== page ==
What locals are writing and we’re reading
By Lisa Truesdale
After writing two novels, Erika Krouse assumed switching to nonfiction would be a breeze.
“I said to myself, ‘nonfiction is easy,’” she laughs. “I don’t have to make anything up; I just have to write the truth.”
Yet early on in the 15-month process of writing “Tell Me Everything: The Story of a Private Investigation,” she realized she was very wrong.
“As I wrote, it became increasingly more emotional and difficult,” she says. “Everything felt fraught, and the stakes were high if I got anything wrong or made a writing misstep.”
The book is part true crime, part memoir, weaving together challenges from her personal life with her crucial investigative work on a landmark sexual assault investigation involving a college football team.
Krouse doesn’t name names, omitting even the name of “the small university city in the Front Range Foothills of Colorado’s Rocky Mountains.” Of course, anyone who’s been around Boulder long enough can easily deduce that Krouse is detailing the facts of a very public scandal at CU Boulder that began about 20 years ago.
While it was—and still is—important to Krouse to safeguard the identities of the survivors in the case, she’s honest throughout the book regarding her work as a private investigator and her own struggles, including her painful history with sexual violence.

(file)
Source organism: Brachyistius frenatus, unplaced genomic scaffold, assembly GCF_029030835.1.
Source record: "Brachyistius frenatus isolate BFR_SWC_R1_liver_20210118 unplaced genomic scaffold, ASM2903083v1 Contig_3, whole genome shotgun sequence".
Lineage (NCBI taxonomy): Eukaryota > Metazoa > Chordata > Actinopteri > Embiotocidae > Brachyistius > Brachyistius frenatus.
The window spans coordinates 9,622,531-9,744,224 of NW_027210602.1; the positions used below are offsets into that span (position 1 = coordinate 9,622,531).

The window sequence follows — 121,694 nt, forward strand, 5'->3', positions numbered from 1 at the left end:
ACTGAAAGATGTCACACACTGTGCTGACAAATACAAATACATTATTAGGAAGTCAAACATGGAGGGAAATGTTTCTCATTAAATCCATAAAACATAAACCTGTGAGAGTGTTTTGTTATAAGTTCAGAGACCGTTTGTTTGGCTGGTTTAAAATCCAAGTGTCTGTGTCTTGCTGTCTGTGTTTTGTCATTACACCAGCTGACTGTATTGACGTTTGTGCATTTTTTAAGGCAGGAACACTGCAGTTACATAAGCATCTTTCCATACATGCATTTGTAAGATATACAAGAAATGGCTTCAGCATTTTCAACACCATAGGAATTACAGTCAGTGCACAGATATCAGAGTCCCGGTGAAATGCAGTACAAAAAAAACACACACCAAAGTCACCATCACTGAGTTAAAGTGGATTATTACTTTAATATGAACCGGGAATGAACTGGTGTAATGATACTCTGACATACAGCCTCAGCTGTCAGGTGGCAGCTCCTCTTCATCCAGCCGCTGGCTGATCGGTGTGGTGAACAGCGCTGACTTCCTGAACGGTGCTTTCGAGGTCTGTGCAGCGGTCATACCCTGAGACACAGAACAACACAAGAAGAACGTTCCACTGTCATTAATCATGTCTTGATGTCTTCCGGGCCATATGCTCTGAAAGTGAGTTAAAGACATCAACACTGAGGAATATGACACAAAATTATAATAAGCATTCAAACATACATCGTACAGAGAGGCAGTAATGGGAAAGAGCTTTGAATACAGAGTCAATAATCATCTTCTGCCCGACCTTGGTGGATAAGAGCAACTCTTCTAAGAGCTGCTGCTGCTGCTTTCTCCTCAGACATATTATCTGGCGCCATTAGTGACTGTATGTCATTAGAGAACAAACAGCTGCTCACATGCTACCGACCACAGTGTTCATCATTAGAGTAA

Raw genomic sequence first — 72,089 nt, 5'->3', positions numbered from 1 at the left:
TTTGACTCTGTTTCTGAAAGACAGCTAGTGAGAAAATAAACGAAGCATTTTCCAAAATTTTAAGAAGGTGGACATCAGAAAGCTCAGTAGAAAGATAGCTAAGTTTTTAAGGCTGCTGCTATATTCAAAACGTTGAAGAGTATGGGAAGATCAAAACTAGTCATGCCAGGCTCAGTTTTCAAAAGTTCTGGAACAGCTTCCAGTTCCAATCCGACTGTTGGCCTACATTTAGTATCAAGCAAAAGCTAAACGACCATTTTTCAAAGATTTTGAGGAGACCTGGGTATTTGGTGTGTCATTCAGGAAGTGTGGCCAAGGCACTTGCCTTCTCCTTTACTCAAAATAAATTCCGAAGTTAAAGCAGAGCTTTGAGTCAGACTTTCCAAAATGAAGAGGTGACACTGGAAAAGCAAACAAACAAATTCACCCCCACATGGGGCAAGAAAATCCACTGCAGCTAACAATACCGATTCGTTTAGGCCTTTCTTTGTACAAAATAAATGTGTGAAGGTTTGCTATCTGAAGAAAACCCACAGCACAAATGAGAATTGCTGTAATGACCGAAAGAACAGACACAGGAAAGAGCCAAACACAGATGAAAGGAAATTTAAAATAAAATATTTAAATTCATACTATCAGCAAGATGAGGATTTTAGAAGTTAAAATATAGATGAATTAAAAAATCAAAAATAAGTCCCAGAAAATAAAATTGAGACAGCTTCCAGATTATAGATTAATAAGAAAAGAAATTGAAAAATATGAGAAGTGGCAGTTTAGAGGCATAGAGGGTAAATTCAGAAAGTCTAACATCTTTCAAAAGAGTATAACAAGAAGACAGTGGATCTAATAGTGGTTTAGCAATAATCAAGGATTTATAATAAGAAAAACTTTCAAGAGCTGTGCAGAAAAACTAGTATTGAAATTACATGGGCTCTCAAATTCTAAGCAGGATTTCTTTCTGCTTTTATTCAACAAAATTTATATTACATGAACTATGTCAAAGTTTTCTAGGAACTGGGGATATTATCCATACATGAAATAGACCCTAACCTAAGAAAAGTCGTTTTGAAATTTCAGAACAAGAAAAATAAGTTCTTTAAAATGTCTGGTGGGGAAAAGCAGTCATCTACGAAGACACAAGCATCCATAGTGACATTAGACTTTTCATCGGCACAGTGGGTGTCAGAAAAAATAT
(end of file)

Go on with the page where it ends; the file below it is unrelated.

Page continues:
“When you’ve experienced tragedy or trauma, your primary connection is to the pain,” she says. “But when you write about the past, you begin to shift that connection to the experience of writing, rather than to the original horror. It’s a form of alchemy to make something beautiful from something terrible, and I feel grateful for the opportunity to try.”
Since the book’s March publication, it has appeared in People magazine as a “People Pick” and was optioned by Playground Entertainment for a TV adaptation.
“By the time I finished, I knew this was the most difficult thing I’ve ever written,” Krouse says. “But I think it’s also the best thing I’ve ever written.”
More great local reads
Laura L.B. Border
Border, president of the Boulder Writers Alliance, spent more than a year observing the full moon to write this poetry chapbook. She hopes her inspirational, calming poems will encourage readers
to spend time outdoors at night—and perhaps become moon watchers and poets, too.
Beneath Cruel Waters
Readers familiar with Longmont will recognize some places in Bassoff’s ninth novel, though the fictionalized setting is called Thompsonville in the book. This somewhat creepy, gothic noir psychological thriller is about a man who returns to his hometown to confront his past, only to uncover traumatic memories and secrets he thought were long buried.
Balagna’s first novel is history, fantasy and romance, all rolled into one. Princess Corinne Kinroth of the country of Noryn is expected to marry a leader, not become one, yet she’s willing to fight every obstacle in her path to rightfully assume the throne and lead her nation the way her father did, with skill and tact.